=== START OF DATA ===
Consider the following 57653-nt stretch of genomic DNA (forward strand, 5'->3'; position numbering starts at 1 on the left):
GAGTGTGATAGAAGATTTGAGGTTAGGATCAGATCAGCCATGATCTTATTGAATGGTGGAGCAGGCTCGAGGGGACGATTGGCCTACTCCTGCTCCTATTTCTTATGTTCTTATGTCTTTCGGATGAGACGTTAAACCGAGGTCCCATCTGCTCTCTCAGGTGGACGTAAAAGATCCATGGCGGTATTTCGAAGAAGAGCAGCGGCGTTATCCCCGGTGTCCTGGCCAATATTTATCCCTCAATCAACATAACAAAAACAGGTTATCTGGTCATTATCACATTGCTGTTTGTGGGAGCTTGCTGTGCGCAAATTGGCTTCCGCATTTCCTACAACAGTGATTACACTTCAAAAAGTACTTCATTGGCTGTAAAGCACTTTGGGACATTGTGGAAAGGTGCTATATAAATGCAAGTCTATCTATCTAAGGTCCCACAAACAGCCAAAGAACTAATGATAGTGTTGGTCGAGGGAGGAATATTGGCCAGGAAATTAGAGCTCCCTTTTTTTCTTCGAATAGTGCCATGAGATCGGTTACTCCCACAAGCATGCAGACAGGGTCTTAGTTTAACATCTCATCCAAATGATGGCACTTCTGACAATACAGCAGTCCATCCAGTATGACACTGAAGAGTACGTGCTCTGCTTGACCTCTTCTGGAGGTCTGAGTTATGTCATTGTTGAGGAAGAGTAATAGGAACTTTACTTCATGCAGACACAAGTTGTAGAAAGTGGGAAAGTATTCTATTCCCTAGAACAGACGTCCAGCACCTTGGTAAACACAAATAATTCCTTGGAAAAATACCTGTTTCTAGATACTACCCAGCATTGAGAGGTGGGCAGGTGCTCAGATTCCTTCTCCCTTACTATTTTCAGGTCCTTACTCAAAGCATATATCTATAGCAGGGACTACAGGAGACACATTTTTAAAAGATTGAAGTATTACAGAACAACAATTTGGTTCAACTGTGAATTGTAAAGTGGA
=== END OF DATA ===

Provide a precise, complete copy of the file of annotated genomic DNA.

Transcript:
Consider the following 57653-nt stretch of genomic DNA (forward strand, 5'->3'; position numbering starts at 1 on the left):
GAGTGTGATAGAAGATTTGAGGTTAGGATCAGATCAGCCATGATCTTATTGAATGGTGGAGCAGGCTCGAGGGGACGATTGGCCTACTCCTGCTCCTATTTCTTATGTTCTTATGTCTTTCGGATGAGACGTTAAACCGAGGTCCCATCTGCTCTCTCAGGTGGACGTAAAAGATCCATGGCGGTATTTCGAAGAAGAGCAGCGGCGTTATCCCCGGTGTCCTGGCCAATATTTATCCCTCAATCAACATAACAAAAACAGGTTATCTGGTCATTATCACATTGCTGTTTGTGGGAGCTTGCTGTGCGCAAATTGGCTTCCGCATTTCCTACAACAGTGATTACACTTCAAAAAGTACTTCATTGGCTGTAAAGCACTTTGGGACATTGTGGAAAGGTGCTATATAAATGCAAGTCTATCTATCTAAGGTCCCACAAACAGCCAAAGAACTAATGATAGTGTTGGTCGAGGGAGGAATATTGGCCAGGAAATTAGAGCTCCCTTTTTTTCTTCGAATAGTGCCATGAGATCGGTTACTCCCACAAGCATGCAGACAGGGTCTTAGTTTAACATCTCATCCAAATGATGGCACTTCTGACAATACAGCAGTCCATCCAGTATGACACTGAAGAGTACGTGCTCTGCTTGACCTCTTCTGGAGGTCTGAGTTATGTCATTGTTGAGGAAGAGTAATAGGAACTTTACTTCATGCAGACACAAGTTGTAGAAAGTGGGAAAGTATTCTATTCCCTAGAACAGACGTCCAGCACCTTGGTAAACACAAATAATTCCTTGGAAAAATACCTGTTTCTAGATACTACCCAGCATTGAGAGGTGGGCAGGTGCTCAGATTCCTTCTCCCTTACTATTTTCAGGTCCTTACTCAAAGCATATATCTATAGCAGGGACTACAGGAGACACATTTTTAAAAGATTGAAGTATTACAGAACAACAATTTGGTTCAACTGTGAATTGTAAAGTGGA